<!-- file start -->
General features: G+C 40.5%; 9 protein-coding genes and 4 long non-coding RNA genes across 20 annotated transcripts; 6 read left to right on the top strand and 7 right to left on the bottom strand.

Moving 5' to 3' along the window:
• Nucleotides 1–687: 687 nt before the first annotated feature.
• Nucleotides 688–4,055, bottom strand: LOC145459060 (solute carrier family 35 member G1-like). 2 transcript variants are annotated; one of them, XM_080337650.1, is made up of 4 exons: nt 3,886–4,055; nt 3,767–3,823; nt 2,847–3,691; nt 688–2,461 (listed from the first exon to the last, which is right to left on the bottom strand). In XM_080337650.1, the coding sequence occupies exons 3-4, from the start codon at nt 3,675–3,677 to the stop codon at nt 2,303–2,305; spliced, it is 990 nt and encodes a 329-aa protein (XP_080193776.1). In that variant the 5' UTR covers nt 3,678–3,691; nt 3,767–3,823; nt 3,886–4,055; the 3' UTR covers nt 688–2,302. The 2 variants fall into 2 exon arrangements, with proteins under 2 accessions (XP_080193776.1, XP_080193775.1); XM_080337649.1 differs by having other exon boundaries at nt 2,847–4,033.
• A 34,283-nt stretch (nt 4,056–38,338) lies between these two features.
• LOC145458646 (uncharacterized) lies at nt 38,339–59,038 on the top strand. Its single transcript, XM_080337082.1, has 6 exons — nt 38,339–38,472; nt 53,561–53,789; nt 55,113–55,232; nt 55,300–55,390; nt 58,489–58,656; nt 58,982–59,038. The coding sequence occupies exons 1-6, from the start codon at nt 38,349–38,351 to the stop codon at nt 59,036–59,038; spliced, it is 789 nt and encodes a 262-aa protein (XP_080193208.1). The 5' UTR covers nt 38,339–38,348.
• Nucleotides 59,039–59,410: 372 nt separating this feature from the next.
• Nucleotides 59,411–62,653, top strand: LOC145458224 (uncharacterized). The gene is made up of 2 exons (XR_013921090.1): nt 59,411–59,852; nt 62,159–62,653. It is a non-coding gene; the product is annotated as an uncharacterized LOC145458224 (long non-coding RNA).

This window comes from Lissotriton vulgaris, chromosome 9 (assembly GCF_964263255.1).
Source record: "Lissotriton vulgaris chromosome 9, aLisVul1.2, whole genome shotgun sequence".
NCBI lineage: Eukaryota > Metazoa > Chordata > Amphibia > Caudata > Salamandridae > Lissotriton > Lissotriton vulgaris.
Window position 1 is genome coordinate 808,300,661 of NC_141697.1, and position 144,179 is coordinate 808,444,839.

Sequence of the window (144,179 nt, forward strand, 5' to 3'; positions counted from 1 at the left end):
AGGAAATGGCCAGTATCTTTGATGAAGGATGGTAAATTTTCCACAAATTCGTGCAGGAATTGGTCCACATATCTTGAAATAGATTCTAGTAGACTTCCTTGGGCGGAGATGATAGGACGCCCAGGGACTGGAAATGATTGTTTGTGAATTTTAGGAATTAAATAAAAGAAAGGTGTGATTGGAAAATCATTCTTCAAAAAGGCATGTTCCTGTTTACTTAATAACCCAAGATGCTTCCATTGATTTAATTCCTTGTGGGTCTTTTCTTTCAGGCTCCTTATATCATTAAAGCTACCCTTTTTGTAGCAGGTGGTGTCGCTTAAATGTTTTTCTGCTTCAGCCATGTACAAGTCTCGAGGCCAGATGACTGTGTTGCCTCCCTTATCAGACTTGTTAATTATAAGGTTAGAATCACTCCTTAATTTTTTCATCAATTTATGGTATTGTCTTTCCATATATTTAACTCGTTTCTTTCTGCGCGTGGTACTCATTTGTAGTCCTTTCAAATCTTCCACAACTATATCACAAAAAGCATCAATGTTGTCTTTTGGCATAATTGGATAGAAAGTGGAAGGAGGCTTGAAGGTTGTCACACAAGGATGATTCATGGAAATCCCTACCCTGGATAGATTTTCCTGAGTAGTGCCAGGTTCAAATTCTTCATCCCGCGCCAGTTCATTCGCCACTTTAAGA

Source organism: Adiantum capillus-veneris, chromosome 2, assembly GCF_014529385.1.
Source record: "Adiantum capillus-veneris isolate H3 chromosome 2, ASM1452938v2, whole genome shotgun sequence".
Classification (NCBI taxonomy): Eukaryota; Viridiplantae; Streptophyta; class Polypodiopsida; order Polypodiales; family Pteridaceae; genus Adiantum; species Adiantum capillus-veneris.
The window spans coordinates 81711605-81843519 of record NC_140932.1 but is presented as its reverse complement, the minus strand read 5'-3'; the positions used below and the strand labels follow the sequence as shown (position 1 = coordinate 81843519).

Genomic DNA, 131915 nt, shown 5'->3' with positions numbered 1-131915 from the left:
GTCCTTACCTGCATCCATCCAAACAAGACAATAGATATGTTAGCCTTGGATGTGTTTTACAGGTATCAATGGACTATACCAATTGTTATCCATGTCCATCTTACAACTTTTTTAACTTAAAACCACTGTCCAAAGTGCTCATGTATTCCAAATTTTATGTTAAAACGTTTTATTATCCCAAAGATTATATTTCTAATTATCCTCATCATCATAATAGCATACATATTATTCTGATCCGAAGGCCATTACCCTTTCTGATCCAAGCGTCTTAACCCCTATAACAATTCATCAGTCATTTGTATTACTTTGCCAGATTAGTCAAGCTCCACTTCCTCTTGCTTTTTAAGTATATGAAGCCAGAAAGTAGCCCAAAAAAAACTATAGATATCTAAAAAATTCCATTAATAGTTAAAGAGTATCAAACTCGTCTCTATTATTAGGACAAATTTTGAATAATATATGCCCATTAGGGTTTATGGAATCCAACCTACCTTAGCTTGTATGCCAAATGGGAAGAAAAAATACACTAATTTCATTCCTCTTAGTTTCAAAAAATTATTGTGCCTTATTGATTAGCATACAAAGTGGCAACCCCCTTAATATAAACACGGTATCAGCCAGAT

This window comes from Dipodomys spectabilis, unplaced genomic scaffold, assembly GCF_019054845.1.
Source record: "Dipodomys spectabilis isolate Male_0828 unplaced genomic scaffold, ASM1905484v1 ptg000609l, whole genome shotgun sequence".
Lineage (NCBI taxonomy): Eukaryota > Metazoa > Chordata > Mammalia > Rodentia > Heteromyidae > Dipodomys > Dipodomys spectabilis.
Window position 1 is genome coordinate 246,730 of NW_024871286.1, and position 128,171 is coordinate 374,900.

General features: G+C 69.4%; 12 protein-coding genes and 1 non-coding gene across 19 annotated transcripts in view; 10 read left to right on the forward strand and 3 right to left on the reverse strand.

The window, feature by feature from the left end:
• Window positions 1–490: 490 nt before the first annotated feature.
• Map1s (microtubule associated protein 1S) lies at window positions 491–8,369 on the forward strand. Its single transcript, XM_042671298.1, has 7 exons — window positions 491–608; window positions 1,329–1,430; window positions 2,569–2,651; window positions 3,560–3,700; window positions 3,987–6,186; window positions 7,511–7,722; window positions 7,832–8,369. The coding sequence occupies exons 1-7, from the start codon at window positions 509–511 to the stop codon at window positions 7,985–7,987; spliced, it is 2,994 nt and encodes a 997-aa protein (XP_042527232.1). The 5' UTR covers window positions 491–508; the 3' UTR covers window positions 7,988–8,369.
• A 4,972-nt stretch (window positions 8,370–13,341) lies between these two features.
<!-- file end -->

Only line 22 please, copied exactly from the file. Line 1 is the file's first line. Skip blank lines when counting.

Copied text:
Source record: "Dipodomys spectabilis isolate Male_0828 unplaced genomic scaffold, ASM1905484v1 ptg000609l, whole genome shotgun sequence".